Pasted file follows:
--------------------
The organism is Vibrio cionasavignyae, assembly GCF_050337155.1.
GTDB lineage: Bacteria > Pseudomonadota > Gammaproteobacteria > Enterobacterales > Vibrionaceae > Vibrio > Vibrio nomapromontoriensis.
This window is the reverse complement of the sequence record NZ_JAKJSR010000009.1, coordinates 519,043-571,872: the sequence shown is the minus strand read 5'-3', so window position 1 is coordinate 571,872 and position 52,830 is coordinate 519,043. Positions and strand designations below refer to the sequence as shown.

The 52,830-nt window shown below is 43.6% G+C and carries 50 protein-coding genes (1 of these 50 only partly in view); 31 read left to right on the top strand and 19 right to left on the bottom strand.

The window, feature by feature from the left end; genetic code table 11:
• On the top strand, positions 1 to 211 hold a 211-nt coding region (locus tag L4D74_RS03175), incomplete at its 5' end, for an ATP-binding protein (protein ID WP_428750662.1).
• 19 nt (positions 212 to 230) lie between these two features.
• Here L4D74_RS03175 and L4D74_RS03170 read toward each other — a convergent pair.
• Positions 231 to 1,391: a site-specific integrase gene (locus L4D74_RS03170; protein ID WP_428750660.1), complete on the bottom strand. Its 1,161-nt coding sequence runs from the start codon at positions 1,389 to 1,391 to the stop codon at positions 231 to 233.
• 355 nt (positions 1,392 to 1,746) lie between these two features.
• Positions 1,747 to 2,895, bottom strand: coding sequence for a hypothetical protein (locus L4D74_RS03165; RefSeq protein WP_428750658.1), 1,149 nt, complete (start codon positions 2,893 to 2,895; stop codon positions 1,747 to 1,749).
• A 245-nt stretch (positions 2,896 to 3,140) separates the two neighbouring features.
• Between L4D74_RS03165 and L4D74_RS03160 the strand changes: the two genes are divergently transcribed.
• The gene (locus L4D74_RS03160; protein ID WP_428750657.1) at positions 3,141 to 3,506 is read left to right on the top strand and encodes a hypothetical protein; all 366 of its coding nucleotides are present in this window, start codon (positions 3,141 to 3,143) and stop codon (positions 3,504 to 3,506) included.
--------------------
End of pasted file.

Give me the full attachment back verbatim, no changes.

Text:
The organism is Vibrio cionasavignyae, assembly GCF_050337155.1.
GTDB lineage: Bacteria > Pseudomonadota > Gammaproteobacteria > Enterobacterales > Vibrionaceae > Vibrio > Vibrio nomapromontoriensis.
This window is the reverse complement of the sequence record NZ_JAKJSR010000009.1, coordinates 519,043-571,872: the sequence shown is the minus strand read 5'-3', so window position 1 is coordinate 571,872 and position 52,830 is coordinate 519,043. Positions and strand designations below refer to the sequence as shown.

The 52,830-nt window shown below is 43.6% G+C and carries 50 protein-coding genes (1 of these 50 only partly in view); 31 read left to right on the top strand and 19 right to left on the bottom strand.

The window, feature by feature from the left end; genetic code table 11:
• On the top strand, positions 1 to 211 hold a 211-nt coding region (locus tag L4D74_RS03175), incomplete at its 5' end, for an ATP-binding protein (protein ID WP_428750662.1).
• 19 nt (positions 212 to 230) lie between these two features.
• Here L4D74_RS03175 and L4D74_RS03170 read toward each other — a convergent pair.
• Positions 231 to 1,391: a site-specific integrase gene (locus L4D74_RS03170; protein ID WP_428750660.1), complete on the bottom strand. Its 1,161-nt coding sequence runs from the start codon at positions 1,389 to 1,391 to the stop codon at positions 231 to 233.
• 355 nt (positions 1,392 to 1,746) lie between these two features.
• Positions 1,747 to 2,895, bottom strand: coding sequence for a hypothetical protein (locus L4D74_RS03165; RefSeq protein WP_428750658.1), 1,149 nt, complete (start codon positions 2,893 to 2,895; stop codon positions 1,747 to 1,749).
• A 245-nt stretch (positions 2,896 to 3,140) separates the two neighbouring features.
• Between L4D74_RS03165 and L4D74_RS03160 the strand changes: the two genes are divergently transcribed.
• The gene (locus L4D74_RS03160; protein ID WP_428750657.1) at positions 3,141 to 3,506 is read left to right on the top strand and encodes a hypothetical protein; all 366 of its coding nucleotides are present in this window, start codon (positions 3,141 to 3,143) and stop codon (positions 3,504 to 3,506) included.